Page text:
SIGCHI Annual Report
July 2002 - June 2003
Submitted by: Joseph A. Konstan, Chair
This has been another year of great challenges for SIGCHI. The organization has stepped up to its challenges, however, and is building a stronger and leaner SIGCHI to take forward.
SIGCHI realizes that the core of its organization is its steady membership, its activity in chapters worldwide, its strong and diverse set of conferences, and the content that it publishes in its conference proceedings, TOCHI, interactions, and in the ACM DL. We have been moving to enhance and build on those core strengths.
CHI 2003, while suffering from the same attendance issues plaguing almost all conferences this year, was a successful conference with a strong technical program, including a highly selective papers program. 2003 also saw the introduction of a new conference, DUX (Designing the User Experience), co-sponsored with SIGGRAPH and AIGA. SIGCHI also had successful offerings in the continuing series of DIS, UIST, IUI, and CSCW conferences, as well as our other specialized conferences. SIGCHI works to keep a high quality bar on all of its conferences and place the proceedings from all those conferences into the Digital Library - two reasons why SIGCHI's contributions to the DL are the most frequently downloaded of any ACM SIG.
At the CHI conference this year we presented the latest recipients of the SIGCHI awards, including the SIGCHI Lifetime Achievement Award (John Carroll), the SIGCHI Lifetime Service Award (Lorraine Borman), and five new inductees into the CHI Academy (Thomas Green, James Hollan, Robert Kraut, Gary Olson, and Peter Polson).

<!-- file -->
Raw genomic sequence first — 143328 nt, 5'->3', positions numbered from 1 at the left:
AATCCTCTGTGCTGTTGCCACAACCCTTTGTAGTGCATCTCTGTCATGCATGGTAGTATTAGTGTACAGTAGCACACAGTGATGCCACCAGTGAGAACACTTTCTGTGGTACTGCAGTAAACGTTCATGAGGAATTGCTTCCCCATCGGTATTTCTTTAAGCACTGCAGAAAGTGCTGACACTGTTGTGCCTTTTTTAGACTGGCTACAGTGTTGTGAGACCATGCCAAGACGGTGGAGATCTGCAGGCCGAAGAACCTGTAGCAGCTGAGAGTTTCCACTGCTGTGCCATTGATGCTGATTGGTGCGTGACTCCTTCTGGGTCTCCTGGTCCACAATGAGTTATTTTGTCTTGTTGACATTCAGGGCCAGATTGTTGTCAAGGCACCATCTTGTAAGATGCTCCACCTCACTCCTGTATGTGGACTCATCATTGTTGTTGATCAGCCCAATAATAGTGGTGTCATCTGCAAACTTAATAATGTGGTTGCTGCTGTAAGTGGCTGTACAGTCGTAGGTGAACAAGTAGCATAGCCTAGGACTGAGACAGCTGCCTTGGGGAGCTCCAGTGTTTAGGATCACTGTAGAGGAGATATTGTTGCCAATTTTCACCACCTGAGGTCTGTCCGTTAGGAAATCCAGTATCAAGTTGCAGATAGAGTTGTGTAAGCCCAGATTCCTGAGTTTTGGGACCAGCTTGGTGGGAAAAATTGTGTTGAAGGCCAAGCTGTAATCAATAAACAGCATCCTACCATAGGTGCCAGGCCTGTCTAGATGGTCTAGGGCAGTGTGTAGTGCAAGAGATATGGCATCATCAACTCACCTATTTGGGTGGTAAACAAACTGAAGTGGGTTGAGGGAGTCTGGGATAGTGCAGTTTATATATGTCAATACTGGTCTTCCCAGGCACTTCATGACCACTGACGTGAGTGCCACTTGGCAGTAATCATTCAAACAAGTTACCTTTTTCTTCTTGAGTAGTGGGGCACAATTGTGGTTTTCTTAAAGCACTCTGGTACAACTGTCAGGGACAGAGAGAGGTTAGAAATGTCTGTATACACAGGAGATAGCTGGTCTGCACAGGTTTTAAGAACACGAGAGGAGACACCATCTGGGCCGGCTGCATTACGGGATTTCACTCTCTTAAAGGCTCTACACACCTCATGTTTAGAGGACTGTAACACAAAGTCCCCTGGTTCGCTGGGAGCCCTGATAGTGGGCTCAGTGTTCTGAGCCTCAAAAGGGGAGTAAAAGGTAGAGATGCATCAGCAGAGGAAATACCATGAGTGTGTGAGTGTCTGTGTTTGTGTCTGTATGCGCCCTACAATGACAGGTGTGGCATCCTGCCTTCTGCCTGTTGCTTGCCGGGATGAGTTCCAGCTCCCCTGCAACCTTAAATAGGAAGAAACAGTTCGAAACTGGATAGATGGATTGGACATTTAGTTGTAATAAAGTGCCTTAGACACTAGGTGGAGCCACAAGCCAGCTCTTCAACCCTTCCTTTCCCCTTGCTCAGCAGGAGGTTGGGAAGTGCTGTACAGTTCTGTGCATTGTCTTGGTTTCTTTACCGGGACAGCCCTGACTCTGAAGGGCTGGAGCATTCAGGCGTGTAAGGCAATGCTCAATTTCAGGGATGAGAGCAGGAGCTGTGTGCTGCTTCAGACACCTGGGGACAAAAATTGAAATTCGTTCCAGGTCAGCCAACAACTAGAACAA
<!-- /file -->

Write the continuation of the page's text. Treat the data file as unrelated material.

SIGCHI continues to make progress on publications issues. This year, we have been working with the ACM Publications Board to investigate integration of video material into the ACM Digital Library. We also have moved our bi-monthly newsletter, the SIGCHI Bulletin, online and are integrating it more closely with the SIGCHI web site to remove duplicative efforts. The term for the current editor of TOCHI is nearing its end, and we have a committee actively working towards a recommendation for a new TOCHI editor. We are also participating in ACM's forthcoming Pubs Board review of interactions magazine--a magazine we continue to provide as a membership benefit to all SIGCHI members--and our volunteers continue to work hard to develop and edit content for interactions.
Additionally, we continue to develop and benefit from our aggressive chapters program. SIGCHI has more than 60 chapters in 30 countries on 5 continents. These chapters vary widely, from large regional and national chapters with hundreds of members and frequent meetings, to smaller chapters with more informal structures.
Still, there are serious issues that SIGCHI faces. As our newly-elected executive committee starts its work, it is focusing on six key issues:
1. The CHI Conference. As mentioned earlier, the attendance at our flagship CHI conference has dropped significantly in the past two years, resulting in significant financial losses. In turn this has depleted the surplus in the SIGCHI reserve fund balance. To address this, we have worked closely with ACM headquarters staff to re-engineer our conference planning to meet the lowered expected attendance without losing money, and the SIGCHI Executive Committee has slashed many customary expenses to stem any further losses. We are also looking at how our broader portfolio of conferences interacts with CHI conference attendance, and how they collectively can best serve our members and the field.